Animal Crossing: New Leaf (Or Tobidase Doubutsu no Mori as it's known in Japan) is out in stores in Japan today, and as part of a two-week coverage piece, Weekly Famitsu gathered 50 questions from fans for the four developers, Director Aya Kyougoku, Director Isao Moro, Sound Director Kazumi Totaka, and Design Leader Kouji Takahashi to answer. Here are some of the questions (and answers).
Q: Why do you have players play the part of the village chief this time?
Kyougoku: Because we expanded the free customization, which is a core part of the Animal Crossing series, to encompass development of the entire village; we wanted players to experience the individuality and fun when roaming about. We thought that village chief would be the ideal role for someone in the position.
Q: What was the hardest part about making the player the village chief?
Kyougoku: Overall, balancing the new features with the preexisting Animal Crossing series features in a natural, organic way.
Q: Do you have any tips for village building?
Moro: I think that doing whatever you want will give players' villages more personal flavor. If I was to suggest anything, it would be that grouping things like public spaces or trees can make walking around difficult, so if you have a balanced layout, it'll probably make things easier down the line.
Q: Why did you add a marketplace?
Kyougoku: In order to retain the most amount of space for village building and personalization, we decided to group most of the facilities into the marketplace. We've left the most frequently used facilities in the village.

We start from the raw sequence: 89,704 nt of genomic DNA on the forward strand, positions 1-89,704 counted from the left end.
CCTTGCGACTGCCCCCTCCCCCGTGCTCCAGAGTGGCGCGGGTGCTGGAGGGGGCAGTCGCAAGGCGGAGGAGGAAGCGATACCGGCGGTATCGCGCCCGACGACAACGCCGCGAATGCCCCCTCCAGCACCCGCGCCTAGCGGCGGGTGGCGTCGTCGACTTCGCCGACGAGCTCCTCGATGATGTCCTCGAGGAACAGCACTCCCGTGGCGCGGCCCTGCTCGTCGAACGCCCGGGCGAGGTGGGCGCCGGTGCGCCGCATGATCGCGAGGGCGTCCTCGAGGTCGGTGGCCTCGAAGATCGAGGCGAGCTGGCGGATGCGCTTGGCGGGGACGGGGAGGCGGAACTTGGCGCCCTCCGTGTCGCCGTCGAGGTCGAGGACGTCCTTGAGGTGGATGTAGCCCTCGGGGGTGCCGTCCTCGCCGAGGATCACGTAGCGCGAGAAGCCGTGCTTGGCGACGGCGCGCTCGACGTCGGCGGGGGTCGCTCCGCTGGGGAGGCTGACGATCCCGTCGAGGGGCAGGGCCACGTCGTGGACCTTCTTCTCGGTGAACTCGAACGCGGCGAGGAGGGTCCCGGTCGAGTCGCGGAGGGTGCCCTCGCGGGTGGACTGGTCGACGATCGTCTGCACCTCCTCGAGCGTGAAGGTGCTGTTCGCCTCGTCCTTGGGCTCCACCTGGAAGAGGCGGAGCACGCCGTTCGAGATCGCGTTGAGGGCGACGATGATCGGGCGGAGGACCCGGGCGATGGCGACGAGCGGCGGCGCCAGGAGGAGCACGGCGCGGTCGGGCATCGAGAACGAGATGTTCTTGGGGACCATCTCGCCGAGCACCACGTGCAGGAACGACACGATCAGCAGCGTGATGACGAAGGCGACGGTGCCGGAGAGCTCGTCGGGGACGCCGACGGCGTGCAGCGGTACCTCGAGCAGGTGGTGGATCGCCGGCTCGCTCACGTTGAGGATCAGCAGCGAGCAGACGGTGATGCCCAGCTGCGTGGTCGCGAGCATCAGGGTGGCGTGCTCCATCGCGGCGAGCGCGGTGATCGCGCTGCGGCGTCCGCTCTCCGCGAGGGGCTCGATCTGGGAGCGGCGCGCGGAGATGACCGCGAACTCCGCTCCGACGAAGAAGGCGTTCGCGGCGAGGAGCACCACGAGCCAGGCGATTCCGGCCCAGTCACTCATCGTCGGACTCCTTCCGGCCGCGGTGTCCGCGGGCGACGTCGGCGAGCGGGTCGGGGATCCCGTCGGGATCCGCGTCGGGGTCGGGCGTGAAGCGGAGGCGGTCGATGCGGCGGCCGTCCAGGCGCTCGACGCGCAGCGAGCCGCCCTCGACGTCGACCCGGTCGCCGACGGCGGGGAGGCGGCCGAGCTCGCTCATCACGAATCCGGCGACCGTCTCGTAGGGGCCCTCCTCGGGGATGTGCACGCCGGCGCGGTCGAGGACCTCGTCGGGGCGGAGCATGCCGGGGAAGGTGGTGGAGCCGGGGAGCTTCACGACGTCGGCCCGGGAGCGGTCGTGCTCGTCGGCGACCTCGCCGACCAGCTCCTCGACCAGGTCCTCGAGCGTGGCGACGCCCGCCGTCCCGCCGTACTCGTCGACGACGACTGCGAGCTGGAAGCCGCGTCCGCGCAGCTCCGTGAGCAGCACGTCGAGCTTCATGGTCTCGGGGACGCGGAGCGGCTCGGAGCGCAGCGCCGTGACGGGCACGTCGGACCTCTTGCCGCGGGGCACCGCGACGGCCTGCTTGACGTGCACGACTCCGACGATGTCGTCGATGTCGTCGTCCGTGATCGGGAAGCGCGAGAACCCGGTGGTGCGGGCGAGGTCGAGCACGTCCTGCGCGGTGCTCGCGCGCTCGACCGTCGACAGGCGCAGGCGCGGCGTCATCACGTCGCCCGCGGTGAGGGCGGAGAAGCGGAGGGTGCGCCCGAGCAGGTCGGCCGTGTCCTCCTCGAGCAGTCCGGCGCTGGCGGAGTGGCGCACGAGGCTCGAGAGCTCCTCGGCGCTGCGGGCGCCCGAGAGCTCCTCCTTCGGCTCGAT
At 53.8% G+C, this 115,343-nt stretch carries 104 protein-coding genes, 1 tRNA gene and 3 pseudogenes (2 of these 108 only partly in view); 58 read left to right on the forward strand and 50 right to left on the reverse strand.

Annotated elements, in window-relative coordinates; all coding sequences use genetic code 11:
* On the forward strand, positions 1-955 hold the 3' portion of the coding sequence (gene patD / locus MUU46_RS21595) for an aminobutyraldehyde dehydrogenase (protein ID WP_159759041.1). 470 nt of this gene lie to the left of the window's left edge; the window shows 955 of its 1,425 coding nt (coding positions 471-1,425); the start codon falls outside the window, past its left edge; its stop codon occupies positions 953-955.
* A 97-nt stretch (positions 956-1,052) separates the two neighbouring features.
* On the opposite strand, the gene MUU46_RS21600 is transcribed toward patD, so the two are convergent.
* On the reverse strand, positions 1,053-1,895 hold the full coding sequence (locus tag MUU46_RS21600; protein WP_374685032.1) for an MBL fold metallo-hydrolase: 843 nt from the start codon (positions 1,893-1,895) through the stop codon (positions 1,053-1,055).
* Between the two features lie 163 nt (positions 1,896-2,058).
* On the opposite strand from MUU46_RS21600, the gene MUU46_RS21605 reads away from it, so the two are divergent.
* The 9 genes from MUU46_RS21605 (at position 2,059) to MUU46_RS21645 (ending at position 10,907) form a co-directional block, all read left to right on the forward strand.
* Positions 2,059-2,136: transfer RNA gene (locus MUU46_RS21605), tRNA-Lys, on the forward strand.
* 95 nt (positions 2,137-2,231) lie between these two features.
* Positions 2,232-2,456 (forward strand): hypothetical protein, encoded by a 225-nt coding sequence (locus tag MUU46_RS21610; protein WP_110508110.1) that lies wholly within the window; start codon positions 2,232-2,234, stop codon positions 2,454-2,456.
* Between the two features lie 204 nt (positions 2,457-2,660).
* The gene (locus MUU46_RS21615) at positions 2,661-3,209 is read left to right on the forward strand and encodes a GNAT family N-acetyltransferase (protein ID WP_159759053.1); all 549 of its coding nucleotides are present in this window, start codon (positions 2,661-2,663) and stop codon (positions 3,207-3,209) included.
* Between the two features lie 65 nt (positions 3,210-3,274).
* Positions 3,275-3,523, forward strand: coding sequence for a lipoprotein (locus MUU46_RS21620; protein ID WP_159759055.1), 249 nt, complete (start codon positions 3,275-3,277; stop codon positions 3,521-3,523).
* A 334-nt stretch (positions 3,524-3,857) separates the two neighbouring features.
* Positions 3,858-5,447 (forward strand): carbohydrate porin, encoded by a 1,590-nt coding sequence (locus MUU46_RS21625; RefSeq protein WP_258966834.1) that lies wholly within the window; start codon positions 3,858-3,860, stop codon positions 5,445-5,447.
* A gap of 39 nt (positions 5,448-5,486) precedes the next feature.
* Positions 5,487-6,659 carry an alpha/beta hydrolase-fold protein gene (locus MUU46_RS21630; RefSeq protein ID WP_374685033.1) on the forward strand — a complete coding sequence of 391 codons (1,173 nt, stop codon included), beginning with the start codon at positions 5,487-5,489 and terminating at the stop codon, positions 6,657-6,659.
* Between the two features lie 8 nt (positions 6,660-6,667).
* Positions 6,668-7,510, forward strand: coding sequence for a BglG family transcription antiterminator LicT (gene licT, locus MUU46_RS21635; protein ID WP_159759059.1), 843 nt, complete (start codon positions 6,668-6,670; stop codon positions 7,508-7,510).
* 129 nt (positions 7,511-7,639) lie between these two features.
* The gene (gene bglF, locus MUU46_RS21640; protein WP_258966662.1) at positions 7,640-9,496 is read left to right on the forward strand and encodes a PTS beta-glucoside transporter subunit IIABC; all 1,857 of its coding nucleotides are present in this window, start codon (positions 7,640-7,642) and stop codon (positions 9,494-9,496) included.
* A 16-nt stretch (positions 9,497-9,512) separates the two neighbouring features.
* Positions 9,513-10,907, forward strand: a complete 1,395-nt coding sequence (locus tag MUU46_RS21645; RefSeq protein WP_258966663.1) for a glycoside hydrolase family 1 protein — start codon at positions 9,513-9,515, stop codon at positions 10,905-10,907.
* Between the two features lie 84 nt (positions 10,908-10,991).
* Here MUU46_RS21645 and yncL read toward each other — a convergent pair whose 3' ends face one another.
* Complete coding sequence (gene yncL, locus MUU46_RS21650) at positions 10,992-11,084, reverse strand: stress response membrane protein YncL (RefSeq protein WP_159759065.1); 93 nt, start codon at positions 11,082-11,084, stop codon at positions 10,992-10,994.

Q: How did you decide on new animal races?
Takahashi: For residents, we've added hamsters and deer. We thought that hamsters would be endearing to players. With deer, we thought that the choice of adding antlers or not would broaden the characterization.
Q: How many new animals are there?
Moro: About 100. There are also about 20 animals that we have brought back from previous games.
Q: What did you focus on accomplishing when developing the game?
Totaka: This is just my personal experience, but I focused on having fun making the game. Obviously there were hardships throughout the development process, but I did my best to find worth and satisfaction in those moments and find a way to make the overall experience fun.
Q: Was there anything you were particularly careful about when developing for 3D?
Moro: This is a game that players will spend a lot of time playing at a relaxed pace, so we focused on adding depth of field, rather than having things pop out of the screen.
Q: What event in the game do you particularly recommend for players?
Everyone: All of them!
Animal Crossing: New Leaf is currently available in Japan. A western release is scheduled for some time in the first half of 2013.